The Bard of the Bar

Stephen Wiley finds himself in his poetry

Published in 2006 New Jersey Super Lawyers magazine

By Elizabeth Tannen on March 20, 2006


On the first day of poetry class at the College of St. Elizabeth in September 2000, the main concern of Stephen Wiley, a then-71-year-old attorney, had nothing to do with iambic pentameter. It was the professor’s announcement that submissions should be typed. “I thought, ‘Oh my god, what have I gotten myself into!’” he says with a laugh.

Fortunately, the Morristown litigator likes a challenge. So he dusted off his word processor, arranged his home office and set out to rehabilitate his typing skills. “That got me going and I’ve been going ever since,” he says.

Wiley is no stranger to writing; he is careful of his word selection in his legal prose. It was this, coupled with his admiration for poets, that piqued his interest. “There came a time when I said, ‘Why don’t you learn a little more about poetry?’” Wiley says. “I didn’t know if it was supposed to rhyme or what.” He wasn’t — and still isn’t — an avid reader of poetry. “I find poems difficult to read,” he admits.

But his professor at St. Elizabeth became an inspiration and a mentor to Wiley, who began generating poems and eventually sending them off to journals, where they were met with the predictably numerous rejections — but also with occasional acceptance. Oasis Publishers, a small operation in Largo, Fla., published two of his poems. When he decided to publish a book, Oasis accepted that as well. Hero Island, Wiley’s collection, came out in 2005.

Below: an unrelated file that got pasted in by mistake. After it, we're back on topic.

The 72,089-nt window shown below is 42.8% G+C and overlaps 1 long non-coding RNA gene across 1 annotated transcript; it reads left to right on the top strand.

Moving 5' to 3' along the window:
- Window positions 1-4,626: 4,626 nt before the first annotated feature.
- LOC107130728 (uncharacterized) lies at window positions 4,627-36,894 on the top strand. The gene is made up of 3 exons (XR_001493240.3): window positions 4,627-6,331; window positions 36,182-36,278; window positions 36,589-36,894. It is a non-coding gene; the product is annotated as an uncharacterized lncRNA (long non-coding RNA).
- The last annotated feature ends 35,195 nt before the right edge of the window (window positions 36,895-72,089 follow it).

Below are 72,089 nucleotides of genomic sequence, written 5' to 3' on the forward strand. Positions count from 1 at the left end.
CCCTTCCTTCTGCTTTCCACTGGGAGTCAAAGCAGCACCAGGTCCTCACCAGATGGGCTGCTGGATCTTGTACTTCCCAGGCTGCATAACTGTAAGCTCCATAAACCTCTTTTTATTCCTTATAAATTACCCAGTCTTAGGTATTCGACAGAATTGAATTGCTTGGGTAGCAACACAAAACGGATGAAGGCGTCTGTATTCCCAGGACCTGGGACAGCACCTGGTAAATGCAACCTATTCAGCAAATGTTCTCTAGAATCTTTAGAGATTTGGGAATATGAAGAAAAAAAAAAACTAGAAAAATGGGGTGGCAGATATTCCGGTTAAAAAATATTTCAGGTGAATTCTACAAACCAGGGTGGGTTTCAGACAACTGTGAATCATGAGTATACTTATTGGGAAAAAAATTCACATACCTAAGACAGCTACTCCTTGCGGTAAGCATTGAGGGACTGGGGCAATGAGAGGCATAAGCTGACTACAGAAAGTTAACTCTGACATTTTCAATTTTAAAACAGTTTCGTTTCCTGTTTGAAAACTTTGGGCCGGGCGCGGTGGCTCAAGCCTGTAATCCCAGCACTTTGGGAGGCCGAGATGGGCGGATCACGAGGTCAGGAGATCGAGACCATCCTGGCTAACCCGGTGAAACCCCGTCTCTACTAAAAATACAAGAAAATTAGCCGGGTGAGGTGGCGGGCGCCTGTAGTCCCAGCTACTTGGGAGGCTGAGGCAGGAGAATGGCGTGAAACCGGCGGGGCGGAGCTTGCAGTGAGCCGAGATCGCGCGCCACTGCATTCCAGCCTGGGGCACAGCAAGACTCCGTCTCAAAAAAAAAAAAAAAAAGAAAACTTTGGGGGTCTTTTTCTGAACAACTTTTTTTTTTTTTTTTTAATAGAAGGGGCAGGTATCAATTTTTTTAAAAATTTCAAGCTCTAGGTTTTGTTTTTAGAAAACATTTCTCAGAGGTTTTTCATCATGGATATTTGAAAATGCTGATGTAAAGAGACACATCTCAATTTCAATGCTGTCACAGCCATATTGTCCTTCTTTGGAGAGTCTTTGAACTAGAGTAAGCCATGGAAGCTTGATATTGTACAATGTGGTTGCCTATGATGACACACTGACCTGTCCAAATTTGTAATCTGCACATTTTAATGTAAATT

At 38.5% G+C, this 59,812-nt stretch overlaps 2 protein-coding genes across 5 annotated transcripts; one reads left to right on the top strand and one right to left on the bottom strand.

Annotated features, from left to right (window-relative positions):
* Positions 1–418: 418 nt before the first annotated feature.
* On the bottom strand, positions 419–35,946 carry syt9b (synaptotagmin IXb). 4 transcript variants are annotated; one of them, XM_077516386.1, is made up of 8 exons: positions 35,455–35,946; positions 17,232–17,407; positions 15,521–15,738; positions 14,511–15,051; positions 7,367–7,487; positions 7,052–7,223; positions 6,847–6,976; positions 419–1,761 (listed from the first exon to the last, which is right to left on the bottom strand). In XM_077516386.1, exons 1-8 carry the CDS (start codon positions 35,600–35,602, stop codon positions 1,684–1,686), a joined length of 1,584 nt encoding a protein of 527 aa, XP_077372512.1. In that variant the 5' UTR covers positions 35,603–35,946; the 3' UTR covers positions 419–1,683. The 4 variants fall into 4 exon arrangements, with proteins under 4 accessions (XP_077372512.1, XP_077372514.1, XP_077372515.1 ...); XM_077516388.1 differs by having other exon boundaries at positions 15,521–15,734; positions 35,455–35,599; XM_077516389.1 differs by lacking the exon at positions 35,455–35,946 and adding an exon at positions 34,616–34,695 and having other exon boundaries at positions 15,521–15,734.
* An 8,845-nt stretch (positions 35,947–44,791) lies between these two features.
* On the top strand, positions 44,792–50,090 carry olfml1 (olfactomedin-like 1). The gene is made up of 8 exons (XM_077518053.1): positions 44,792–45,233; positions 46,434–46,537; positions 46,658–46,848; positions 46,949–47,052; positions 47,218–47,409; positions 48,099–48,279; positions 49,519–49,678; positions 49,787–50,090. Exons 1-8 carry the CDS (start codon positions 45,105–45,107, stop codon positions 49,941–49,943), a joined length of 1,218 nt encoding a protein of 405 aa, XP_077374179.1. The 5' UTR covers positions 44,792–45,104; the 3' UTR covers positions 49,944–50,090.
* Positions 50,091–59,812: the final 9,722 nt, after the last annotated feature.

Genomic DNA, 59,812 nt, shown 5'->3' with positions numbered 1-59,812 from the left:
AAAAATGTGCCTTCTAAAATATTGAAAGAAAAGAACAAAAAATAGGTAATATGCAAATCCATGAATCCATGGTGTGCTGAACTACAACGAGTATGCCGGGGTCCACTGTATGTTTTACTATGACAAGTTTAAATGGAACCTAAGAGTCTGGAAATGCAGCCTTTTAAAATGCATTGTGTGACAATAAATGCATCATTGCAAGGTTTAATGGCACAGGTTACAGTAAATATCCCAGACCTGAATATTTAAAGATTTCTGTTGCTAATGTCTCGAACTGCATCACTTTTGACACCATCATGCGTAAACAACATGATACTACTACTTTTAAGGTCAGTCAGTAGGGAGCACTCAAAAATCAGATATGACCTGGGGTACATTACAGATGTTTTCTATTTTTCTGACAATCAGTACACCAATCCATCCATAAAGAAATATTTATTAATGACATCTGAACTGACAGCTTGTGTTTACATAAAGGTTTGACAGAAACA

Wiley’s poems reflect his sensibilities about the significance of place and the passing of time (see below for an example). The title of his book is a slight variation on the island where he and his family have spent summers and vacations since 1969, and much of his writing is a paean to the nature that surrounds him there. Many of the book’s poems also deal with Wiley’s parents, especially his father. “They were huge influences on me,” he says.

His legal training comes in handy. “Lawyers are playing with words all the time,” the partner at Wiley, Malehorn and Sirota says. “I’ve got a built-in proclivity toward simplicity.” But while he can knock off a legal brief at lightning speed, writing poetry is a much longer process: Most pieces, he says, go through at least 25 versions before completion.

While he does not intend to give up his law practice anytime soon, Wiley does plan to continue to write poetry that offers meditation on the simple things: his hands, his knees, the passing of time, the coming of winter. And the typing that once confounded him is now part of his routine: “I like the mix of activities, but I do like to take a day off and sit at my word processor.”

Dying in Pieces Is Not All Bad

Dying in pieces is not all bad
and if you live at all
that kind of dying is guaranteed
You learn to value what you lose.

I never thought much of my sense of smell
the fragrance of spring
the warning of the skunk
my entitlement
or so I thought until my nose passed on.

Now I appreciate what I’ve lost
I’m pleased to hear from others
how fresh and sweet the corn smells.

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